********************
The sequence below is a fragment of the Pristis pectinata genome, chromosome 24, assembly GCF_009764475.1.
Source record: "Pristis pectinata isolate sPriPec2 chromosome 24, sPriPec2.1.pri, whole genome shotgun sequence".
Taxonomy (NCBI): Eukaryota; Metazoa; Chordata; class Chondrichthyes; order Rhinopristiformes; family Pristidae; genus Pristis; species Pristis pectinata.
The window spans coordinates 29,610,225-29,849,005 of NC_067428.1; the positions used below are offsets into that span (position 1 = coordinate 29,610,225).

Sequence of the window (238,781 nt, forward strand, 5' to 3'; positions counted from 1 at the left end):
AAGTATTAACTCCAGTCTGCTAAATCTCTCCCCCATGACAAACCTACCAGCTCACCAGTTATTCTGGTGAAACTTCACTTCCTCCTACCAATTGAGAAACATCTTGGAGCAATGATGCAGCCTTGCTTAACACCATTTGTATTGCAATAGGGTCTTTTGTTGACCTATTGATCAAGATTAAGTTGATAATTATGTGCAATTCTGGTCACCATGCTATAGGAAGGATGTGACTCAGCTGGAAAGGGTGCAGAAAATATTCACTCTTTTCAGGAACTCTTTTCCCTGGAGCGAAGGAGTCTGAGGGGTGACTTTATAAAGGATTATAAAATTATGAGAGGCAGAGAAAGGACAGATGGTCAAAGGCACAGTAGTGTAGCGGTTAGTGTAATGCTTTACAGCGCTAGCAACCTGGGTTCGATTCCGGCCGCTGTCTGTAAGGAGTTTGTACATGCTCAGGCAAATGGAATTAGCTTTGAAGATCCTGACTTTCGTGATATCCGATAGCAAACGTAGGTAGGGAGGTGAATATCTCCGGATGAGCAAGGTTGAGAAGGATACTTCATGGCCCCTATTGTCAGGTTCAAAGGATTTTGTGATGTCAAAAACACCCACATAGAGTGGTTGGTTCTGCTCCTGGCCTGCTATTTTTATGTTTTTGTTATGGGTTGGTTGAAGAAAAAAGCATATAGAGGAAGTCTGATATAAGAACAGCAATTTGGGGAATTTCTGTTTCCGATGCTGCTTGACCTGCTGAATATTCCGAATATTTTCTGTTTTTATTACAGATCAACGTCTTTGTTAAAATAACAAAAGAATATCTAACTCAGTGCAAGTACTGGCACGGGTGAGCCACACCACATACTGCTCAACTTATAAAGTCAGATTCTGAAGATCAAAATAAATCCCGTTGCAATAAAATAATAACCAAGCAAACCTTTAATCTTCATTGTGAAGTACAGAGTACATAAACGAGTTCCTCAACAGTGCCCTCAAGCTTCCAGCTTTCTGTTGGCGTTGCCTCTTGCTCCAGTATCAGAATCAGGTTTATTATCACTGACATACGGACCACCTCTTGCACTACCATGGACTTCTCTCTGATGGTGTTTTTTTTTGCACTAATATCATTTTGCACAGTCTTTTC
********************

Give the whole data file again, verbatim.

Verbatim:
The sequence below is a fragment of the Pristis pectinata genome, chromosome 24, assembly GCF_009764475.1.
Source record: "Pristis pectinata isolate sPriPec2 chromosome 24, sPriPec2.1.pri, whole genome shotgun sequence".
Taxonomy (NCBI): Eukaryota; Metazoa; Chordata; class Chondrichthyes; order Rhinopristiformes; family Pristidae; genus Pristis; species Pristis pectinata.
The window spans coordinates 29,610,225-29,849,005 of NC_067428.1; the positions used below are offsets into that span (position 1 = coordinate 29,610,225).

Sequence of the window (238,781 nt, forward strand, 5' to 3'; positions counted from 1 at the left end):
AAGTATTAACTCCAGTCTGCTAAATCTCTCCCCCATGACAAACCTACCAGCTCACCAGTTATTCTGGTGAAACTTCACTTCCTCCTACCAATTGAGAAACATCTTGGAGCAATGATGCAGCCTTGCTTAACACCATTTGTATTGCAATAGGGTCTTTTGTTGACCTATTGATCAAGATTAAGTTGATAATTATGTGCAATTCTGGTCACCATGCTATAGGAAGGATGTGACTCAGCTGGAAAGGGTGCAGAAAATATTCACTCTTTTCAGGAACTCTTTTCCCTGGAGCGAAGGAGTCTGAGGGGTGACTTTATAAAGGATTATAAAATTATGAGAGGCAGAGAAAGGACAGATGGTCAAAGGCACAGTAGTGTAGCGGTTAGTGTAATGCTTTACAGCGCTAGCAACCTGGGTTCGATTCCGGCCGCTGTCTGTAAGGAGTTTGTACATGCTCAGGCAAATGGAATTAGCTTTGAAGATCCTGACTTTCGTGATATCCGATAGCAAACGTAGGTAGGGAGGTGAATATCTCCGGATGAGCAAGGTTGAGAAGGATACTTCATGGCCCCTATTGTCAGGTTCAAAGGATTTTGTGATGTCAAAAACACCCACATAGAGTGGTTGGTTCTGCTCCTGGCCTGCTATTTTTATGTTTTTGTTATGGGTTGGTTGAAGAAAAAAGCATATAGAGGAAGTCTGATATAAGAACAGCAATTTGGGGAATTTCTGTTTCCGATGCTGCTTGACCTGCTGAATATTCCGAATATTTTCTGTTTTTATTACAGATCAACGTCTTTGTTAAAATAACAAAAGAATATCTAACTCAGTGCAAGTACTGGCACGGGTGAGCCACACCACATACTGCTCAACTTATAAAGTCAGATTCTGAAGATCAAAATAAATCCCGTTGCAATAAAATAATAACCAAGCAAACCTTTAATCTTCATTGTGAAGTACAGAGTACATAAACGAGTTCCTCAACAGTGCCCTCAAGCTTCCAGCTTTCTGTTGGCGTTGCCTCTTGCTCCAGTATCAGAATCAGGTTTATTATCACTGACATACGGACCACCTCTTGCACTACCATGGACTTCTCTCTGATGGTGTTTTTTTTTGCACTAATATCATTTTGCACAGTCTTTTC